How to Make Your Hospital Stay More Pleasant

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Once I graduated from nursing school, I started night shift work in a hospital. Hospitals do not facilitate sleep. Ironically, without sleep, most humans struggle to get better.

Patients often require medicines around the clock and on schedule in order to get better. Lights and noise for around-the-clock care make it impossible to get much-needed rest. Over the years, I learned a few tricks to promote rest for patients while making sure that my patients received the treatment they required.

Do Not Disturb

Ask your nurse to place a “Do Not Disturb” sign on your door during the day. Hospitals have become very concerned with hospitality and customer service in recent years. Because of this new mentality, patients will likely have visits from food services, facilities and other management throughout the day. The visits are well-meaning to make sure a patient is receiving excellent service, but the visits can be very disruptive to a sick patient.

I gave birth to my second child late at night and neglected to make a “Do Not Disturb” request of my nurse for the following day. I had a supervisor from food services visit my room after every meal, a photographer to schedule pictures of our new baby and janitorial services to check on room cleanliness. In addition, I experienced necessary visits from my physician, pediatrician, nurses and other medical staff.  For the rest of my hospital stay, I requested that my nurse stop any visits that were not absolutely necessary. Without constant interruptions, I could focus on my newborn and resting.

It is necessary to note, that there are some room interruptions that cannot be avoided during a hospital stay. Medical tests cannot be postponed for the sake of a nap.  Hospitals and insurance companies cannot justify hospital stays if patients refuse a recommended treatment, but there are certainly interruptions that are not necessary to a patient’s care that can be eliminated.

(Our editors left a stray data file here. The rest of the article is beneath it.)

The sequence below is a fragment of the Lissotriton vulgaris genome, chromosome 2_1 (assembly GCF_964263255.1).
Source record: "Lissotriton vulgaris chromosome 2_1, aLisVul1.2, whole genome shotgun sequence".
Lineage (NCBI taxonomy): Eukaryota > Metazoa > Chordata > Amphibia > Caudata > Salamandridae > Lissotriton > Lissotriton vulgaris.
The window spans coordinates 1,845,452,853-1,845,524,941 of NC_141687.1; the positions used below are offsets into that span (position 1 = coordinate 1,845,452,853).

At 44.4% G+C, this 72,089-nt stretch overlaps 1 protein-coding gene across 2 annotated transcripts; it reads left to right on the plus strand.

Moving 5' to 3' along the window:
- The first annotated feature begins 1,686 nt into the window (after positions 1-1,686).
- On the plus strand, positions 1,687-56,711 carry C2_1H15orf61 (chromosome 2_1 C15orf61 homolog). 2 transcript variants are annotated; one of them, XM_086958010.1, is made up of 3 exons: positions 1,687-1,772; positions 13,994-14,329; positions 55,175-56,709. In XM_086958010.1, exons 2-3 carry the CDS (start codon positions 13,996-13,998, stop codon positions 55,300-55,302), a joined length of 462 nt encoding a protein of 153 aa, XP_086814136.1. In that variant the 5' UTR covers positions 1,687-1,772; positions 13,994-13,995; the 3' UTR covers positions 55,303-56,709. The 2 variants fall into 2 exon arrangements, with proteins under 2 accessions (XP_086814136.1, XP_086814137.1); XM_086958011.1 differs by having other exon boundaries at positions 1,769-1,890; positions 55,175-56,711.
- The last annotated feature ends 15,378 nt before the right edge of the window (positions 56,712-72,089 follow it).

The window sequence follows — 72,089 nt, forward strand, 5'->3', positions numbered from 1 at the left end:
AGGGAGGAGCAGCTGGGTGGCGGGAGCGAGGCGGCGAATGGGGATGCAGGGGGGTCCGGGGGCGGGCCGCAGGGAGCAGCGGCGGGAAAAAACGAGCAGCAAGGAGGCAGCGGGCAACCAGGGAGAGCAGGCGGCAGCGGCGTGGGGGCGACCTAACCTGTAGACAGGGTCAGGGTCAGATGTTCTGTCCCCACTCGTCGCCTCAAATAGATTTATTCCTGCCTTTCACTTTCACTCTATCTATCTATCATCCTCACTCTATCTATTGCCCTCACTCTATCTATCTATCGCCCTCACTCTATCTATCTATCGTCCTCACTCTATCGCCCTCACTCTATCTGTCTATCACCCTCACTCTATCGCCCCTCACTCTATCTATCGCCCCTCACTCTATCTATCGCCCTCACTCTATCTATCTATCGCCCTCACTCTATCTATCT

Hospitals are complicated, busy and fast-paced. Hospital personnel, physicians and nurses are accustomed to the confusion, lingo and pace and often forget that patients are not accustomed to the same environment.

As a patient, I am much calmer if I know what to expect of procedures and my stay. If I am left in a quiet room with no explanation of what is to come next, my anxiety rises. I witnessed similar anxiety first hand with my patients over-and-over again. Ask a nurse or physician to stop and explain upcoming procedures and plans for your day. In addition, ask about medications and anything else you do not understand to reduce any anxiety.


Nurses and staff can easily be robotic about how they operate. Nurses may seem to always move in a hurried frantic pace from one patient to another. It is easy for a nurse to forget simple comforts. It is okay for patients and families to request that room lights be dimmed, doors are shut for noise reduction and other comfort measures be provided.

Hospitals often have warmed blankets and hospitality kitchens with ice, coffee, snacks and more. Hospitals have extra pillows and blankets if needed.


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